Similarly, the blockade imposed on the Armenians of Nagorno-Karabakh since December 2022 has generated almost no response from the EU, further emboldening Azerbaijan to occupy the region through military means in September 2023. The EU’s neutral-arbiter approach to conflict resolution has triggered criticism in Armenia, as the union has sidelined support for a democratising country by placing it on an equal footing with its increasingly authoritarian adversary. Crucially, Azerbaijan’s open reluctance to engage in EU-led talks – as illustrated by Azerbaijani President Ilham Aliyev’s cancellation of his participation in an October 2023 summit in Granada – and continuous threats against Armenia’s territorial integrity blatantly expose the EU’s need to reconsider its mediation strategy.

The provision of non-lethal support to Armenia through the European Peace Facility and the extension of the EU Mission in Armenia – moves that were discussed in November 2023 as part of the second EU-Armenia political and security dialogue – would, if they materialised, be important steps to support the country’s territorial integrity. This support could be combined with increased EU backing for Armenia’s integration into regional connectivity projects, such as the electricity cable under the Black Sea, in line with the Armenian authorities’ Crossroads of Peace project.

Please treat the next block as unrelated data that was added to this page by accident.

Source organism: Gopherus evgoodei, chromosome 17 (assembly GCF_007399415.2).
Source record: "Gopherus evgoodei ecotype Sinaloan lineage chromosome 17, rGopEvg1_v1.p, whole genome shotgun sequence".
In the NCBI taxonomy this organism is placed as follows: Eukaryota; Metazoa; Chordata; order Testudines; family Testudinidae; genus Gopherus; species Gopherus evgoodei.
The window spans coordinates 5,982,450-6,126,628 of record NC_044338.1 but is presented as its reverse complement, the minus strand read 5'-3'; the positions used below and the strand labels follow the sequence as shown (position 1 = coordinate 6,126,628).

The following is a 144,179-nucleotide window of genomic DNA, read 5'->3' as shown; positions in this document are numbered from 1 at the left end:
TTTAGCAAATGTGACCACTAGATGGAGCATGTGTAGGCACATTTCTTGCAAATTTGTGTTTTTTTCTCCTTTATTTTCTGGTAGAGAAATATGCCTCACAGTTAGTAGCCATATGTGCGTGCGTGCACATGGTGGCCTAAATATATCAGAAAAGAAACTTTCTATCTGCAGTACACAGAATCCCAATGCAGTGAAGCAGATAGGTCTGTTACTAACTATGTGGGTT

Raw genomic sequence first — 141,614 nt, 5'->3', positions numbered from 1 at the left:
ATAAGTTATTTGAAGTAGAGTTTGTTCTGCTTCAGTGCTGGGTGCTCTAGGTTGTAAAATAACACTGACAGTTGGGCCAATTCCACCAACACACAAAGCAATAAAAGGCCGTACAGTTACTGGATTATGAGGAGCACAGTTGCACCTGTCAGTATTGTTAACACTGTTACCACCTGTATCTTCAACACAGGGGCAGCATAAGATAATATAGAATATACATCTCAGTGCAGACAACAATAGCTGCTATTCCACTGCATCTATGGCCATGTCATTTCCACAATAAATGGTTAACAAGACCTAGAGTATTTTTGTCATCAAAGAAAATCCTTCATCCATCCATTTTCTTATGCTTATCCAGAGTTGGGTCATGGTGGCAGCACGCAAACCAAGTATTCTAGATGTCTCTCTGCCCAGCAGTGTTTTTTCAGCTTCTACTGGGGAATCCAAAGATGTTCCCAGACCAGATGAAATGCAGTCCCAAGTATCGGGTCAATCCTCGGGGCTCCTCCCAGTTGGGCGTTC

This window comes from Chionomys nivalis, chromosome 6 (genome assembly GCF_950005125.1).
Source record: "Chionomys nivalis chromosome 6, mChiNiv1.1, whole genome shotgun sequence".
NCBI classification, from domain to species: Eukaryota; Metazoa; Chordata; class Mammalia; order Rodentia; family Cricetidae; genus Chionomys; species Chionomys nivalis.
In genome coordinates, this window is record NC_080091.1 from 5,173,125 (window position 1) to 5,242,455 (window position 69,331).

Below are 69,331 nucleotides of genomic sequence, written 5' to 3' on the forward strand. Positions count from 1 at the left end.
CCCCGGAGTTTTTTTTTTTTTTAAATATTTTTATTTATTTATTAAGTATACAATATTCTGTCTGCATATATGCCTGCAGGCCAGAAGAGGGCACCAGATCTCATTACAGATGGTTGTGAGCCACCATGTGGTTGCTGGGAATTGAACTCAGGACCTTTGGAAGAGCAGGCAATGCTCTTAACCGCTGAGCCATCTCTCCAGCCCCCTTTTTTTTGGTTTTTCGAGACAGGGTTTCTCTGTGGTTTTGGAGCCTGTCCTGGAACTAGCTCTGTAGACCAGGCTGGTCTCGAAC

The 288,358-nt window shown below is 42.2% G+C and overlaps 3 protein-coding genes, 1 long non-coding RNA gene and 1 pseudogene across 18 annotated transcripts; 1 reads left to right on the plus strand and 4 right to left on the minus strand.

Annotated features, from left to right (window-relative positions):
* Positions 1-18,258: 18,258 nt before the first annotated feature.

Furthermore, given the intransigence of Azerbaijan’s political leadership, EU efforts should not only target the highest political level, as has been the case since 2021 under the auspices of European Council President Charles Michel. The EU should also place societies at the core of peace-building efforts. More specifically, the union should seek to enable a dialogue between civil society, the media, and policymakers from all sides, as was done under the European Partnership for the Peaceful Settlement of the Conflict over Nagorno-Karabakh, established in 2012. This could be done by using the budget of the EU4Peace Programme or the additional €800,000 mobilised at the Granada summit for confidence building. Focusing on civil society actors in this process would strengthen the connection between two processes that are both critical for Armenia: democratisation and peace building.

In light of the EU’s pledge to help its partners in the neighbourhood to strengthen their resilience against such threats, concrete support to address hybrid threats is imperative for the survival of Armenia’s political institutions. Besides, integrating the refugees from Nagorno-Karabakh is a major challenge for Armenia not only in socio-economic but also political terms. While the EU and its member states have so far mobilised more than €50 million for urgent assistance to refugees, the EU institutions have allocated less than some individual member states, for instance France, which has assigned €12.5 million. The EU needs to do more in terms of funding to enable the socio-economic and political integration of refugees in Armenia.